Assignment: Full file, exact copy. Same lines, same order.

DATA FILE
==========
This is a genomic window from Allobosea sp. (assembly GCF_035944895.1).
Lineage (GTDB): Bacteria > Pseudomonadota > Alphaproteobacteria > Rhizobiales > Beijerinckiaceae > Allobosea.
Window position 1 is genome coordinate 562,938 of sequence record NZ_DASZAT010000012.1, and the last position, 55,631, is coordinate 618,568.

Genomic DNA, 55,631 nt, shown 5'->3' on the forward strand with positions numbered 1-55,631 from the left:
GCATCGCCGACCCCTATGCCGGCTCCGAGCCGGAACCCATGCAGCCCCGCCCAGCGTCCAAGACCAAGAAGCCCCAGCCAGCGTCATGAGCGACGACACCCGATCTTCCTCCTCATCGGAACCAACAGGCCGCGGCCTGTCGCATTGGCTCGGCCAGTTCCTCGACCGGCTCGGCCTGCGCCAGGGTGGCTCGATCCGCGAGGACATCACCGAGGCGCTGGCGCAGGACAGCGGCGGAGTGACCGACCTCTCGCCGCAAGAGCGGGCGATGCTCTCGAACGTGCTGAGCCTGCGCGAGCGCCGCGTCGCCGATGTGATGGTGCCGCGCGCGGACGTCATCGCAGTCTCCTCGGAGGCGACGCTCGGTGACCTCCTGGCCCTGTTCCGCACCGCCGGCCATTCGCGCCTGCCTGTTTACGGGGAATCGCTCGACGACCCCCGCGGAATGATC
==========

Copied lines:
This is a genomic window from Allobosea sp. (assembly GCF_035944895.1).
Lineage (GTDB): Bacteria > Pseudomonadota > Alphaproteobacteria > Rhizobiales > Beijerinckiaceae > Allobosea.
Window position 1 is genome coordinate 562,938 of sequence record NZ_DASZAT010000012.1, and the last position, 55,631, is coordinate 618,568.

Genomic DNA, 55,631 nt, shown 5'->3' on the forward strand with positions numbered 1-55,631 from the left:
GCATCGCCGACCCCTATGCCGGCTCCGAGCCGGAACCCATGCAGCCCCGCCCAGCGTCCAAGACCAAGAAGCCCCAGCCAGCGTCATGAGCGACGACACCCGATCTTCCTCCTCATCGGAACCAACAGGCCGCGGCCTGTCGCATTGGCTCGGCCAGTTCCTCGACCGGCTCGGCCTGCGCCAGGGTGGCTCGATCCGCGAGGACATCACCGAGGCGCTGGCGCAGGACAGCGGCGGAGTGACCGACCTCTCGCCGCAAGAGCGGGCGATGCTCTCGAACGTGCTGAGCCTGCGCGAGCGCCGCGTCGCCGATGTGATGGTGCCGCGCGCGGACGTCATCGCAGTCTCCTCGGAGGCGACGCTCGGTGACCTCCTGGCCCTGTTCCGCACCGCCGGCCATTCGCGCCTGCCTGTTTACGGGGAATCGCTCGACGACCCCCGCGGAATGATC